Islamic Views on Property Rights, Economic Freedom, and Entrepreneurship:

Application to Iraq


Speech to the International Property Rights Working Group, Washington, DC

By Imad-ad-Dean Ahmad

Minaret of Freedom Institute

May 8, 2003


The signals coming from the Bush administration so far on nation building in Iraq suggests that the Pentagon's legal team has a vision inspired by the welfare states of Europe.  But if the United States is going to impose on Iraq a secular socialist state, then we might just as well invite the Ba`ath party to return. Instead, I would like to suggest that there is a natural way of implementing a constitution and laws harmonious with tenets advanced by George W. Bush in a recent speech regarding human hopes “universal in every country and ... every culture.” President Bush correctly noted that “Men and women everywhere want to live in dignity to create and build and own, to raise their children in peace and security.” Mr. Bush proceeded to say that “dignity requires the rule of law, limits on the power of the state, respect for women, private property, equal justice, religious tolerance.  No nation owns these principles.  No nation is exempt from them.” (President George W.  Bush, speech to VMI, April 17, 2002, advocating a new Marshall plan for Afghanistan.)


If we seek to advance titled property rights and economic freedom, we would do well to note that historical experience has shown that liberty in general is best promoted when the institutions advancing it conform to the local cultural milieu. The most spectacular success story of the institution of a market economy in the twentieth century may be that of Japan. It is important that economic growth of Japan took place in a system that did not savage the indigenous culture, but built on the ideas embraced by the Japanese themselves during the Meiji Restoration.


I have two themes that I wish to stress.  The first is that because there already is a sophisticated Islamic legal tradition that recognizes the importance of private property, equal justice, religious tolerance, and above all that the law is above the state, there is no need to impose a foreign tradition upon the Iraqi, or any other Muslim people, in order to achieve the goals we share.  The second point, is that in order for American advisers in this process of nation building to have any credibility, and therefore any hope for success, it is the property rights and economic rights of the indigenous people that must come first, before the rights of foreign investors, American or otherwise.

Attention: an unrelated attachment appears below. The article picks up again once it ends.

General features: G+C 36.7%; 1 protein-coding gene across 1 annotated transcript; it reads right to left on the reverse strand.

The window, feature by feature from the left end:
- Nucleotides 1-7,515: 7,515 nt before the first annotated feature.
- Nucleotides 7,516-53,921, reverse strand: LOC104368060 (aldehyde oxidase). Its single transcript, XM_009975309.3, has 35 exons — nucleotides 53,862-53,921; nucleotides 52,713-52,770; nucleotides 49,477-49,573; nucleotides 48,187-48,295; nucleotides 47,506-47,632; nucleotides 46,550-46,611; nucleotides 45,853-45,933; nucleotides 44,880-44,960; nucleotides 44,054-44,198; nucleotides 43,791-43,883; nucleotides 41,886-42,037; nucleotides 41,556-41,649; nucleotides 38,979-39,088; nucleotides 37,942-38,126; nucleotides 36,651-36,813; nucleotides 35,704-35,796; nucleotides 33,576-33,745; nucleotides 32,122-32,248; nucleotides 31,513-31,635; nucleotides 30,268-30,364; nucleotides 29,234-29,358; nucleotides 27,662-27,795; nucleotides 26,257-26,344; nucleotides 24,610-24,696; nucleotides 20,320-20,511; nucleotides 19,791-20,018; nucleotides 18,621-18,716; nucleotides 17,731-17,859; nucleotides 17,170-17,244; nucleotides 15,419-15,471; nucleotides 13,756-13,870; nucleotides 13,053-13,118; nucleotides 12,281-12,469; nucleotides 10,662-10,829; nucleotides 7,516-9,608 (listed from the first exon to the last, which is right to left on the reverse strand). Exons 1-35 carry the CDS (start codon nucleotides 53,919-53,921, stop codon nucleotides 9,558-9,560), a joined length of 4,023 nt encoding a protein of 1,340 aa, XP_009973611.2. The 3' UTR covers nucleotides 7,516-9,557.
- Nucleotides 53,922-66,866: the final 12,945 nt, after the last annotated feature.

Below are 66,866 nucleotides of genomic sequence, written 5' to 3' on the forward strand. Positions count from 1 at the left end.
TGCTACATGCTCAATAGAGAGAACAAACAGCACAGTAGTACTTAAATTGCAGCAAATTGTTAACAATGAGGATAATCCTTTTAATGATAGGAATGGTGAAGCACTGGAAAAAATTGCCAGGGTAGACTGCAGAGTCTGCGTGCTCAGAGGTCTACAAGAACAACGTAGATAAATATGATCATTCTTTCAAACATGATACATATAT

The importance of economic and property rights in Islam can be seen from a variety of aspects.  Theologically, man requires property in order to fulfill his function as the khalîfah, God’s vicegerent on earth. The word khalîfah is familiar to most people as the name adopted by the leaders of the Muslim community after the death of the Prophet Muhammad (peace be upon him), but that is not the way it is used in the Qur’an. There it refers to the mission of every man and woman to be God’s stewards on the earth. 


Legally, property has been sanctified in Islamic law. (See, E.G., the Qur’an 2:188, and 6:152.) This is a right of both men and women, and envy is denounced (4:32): “And in no wise covet those things in which Allah hath bestowed his gifts more freely on some of you than on others: to men is allotted what they earn and to women what they earn: but ask Allah of His bounty: for Allah hath full knowledge of all things.”  In his Farewell Pilgrimage, the Prophet declared: “Your lives and your property shall be inviolate until you meet your Lord. The safety of your lives and of your property shall be as inviolate as this holy day and holy month” (Muhammad Haykal’s Life of Muhammad, Indianapolis: American Trust, 1976, p. 486).


Morally, theft, fraud, and injustice have been prohibited by the shari’ah. Islam does not merely respect the right of contract in the abstract, but holds contracts to be of such important that some specifics of Islamic contract law are found in the Qur’an itself.